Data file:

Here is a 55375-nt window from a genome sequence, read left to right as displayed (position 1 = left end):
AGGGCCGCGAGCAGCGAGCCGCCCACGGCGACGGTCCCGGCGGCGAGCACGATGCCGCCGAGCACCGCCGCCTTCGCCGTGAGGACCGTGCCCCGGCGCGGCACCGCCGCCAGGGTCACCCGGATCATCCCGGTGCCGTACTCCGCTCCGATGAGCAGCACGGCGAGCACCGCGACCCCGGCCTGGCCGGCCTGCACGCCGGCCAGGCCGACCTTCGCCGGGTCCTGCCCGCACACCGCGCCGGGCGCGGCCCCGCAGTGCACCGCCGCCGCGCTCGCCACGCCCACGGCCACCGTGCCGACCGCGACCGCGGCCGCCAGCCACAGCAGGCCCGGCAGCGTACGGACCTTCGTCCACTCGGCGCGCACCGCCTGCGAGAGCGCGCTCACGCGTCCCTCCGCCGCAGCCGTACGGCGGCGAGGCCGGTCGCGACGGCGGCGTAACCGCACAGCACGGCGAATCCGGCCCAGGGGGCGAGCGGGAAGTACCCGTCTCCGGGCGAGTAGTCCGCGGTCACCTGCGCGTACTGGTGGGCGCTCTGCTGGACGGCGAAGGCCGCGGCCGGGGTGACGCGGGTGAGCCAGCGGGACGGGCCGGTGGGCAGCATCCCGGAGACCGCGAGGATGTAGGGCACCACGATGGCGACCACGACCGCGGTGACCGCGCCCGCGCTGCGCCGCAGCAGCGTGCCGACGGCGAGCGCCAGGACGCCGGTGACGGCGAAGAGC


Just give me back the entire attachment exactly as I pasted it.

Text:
Here is a 55375-nt window from a genome sequence, read left to right as displayed (position 1 = left end):
AGGGCCGCGAGCAGCGAGCCGCCCACGGCGACGGTCCCGGCGGCGAGCACGATGCCGCCGAGCACCGCCGCCTTCGCCGTGAGGACCGTGCCCCGGCGCGGCACCGCCGCCAGGGTCACCCGGATCATCCCGGTGCCGTACTCCGCTCCGATGAGCAGCACGGCGAGCACCGCGACCCCGGCCTGGCCGGCCTGCACGCCGGCCAGGCCGACCTTCGCCGGGTCCTGCCCGCACACCGCGCCGGGCGCGGCCCCGCAGTGCACCGCCGCCGCGCTCGCCACGCCCACGGCCACCGTGCCGACCGCGACCGCGGCCGCCAGCCACAGCAGGCCCGGCAGCGTACGGACCTTCGTCCACTCGGCGCGCACCGCCTGCGAGAGCGCGCTCACGCGTCCCTCCGCCGCAGCCGTACGGCGGCGAGGCCGGTCGCGACGGCGGCGTAACCGCACAGCACGGCGAATCCGGCCCAGGGGGCGAGCGGGAAGTACCCGTCTCCGGGCGAGTAGTCCGCGGTCACCTGCGCGTACTGGTGGGCGCTCTGCTGGACGGCGAAGGCCGCGGCCGGGGTGACGCGGGTGAGCCAGCGGGACGGGCCGGTGGGCAGCATCCCGGAGACCGCGAGGATGTAGGGCACCACGATGGCGACCACGACCGCGGTGACCGCGCCCGCGCTGCGCCGCAGCAGCGTGCCGACGGCGAGCGCCAGGACGCCGGTGACGGCGAAGAGC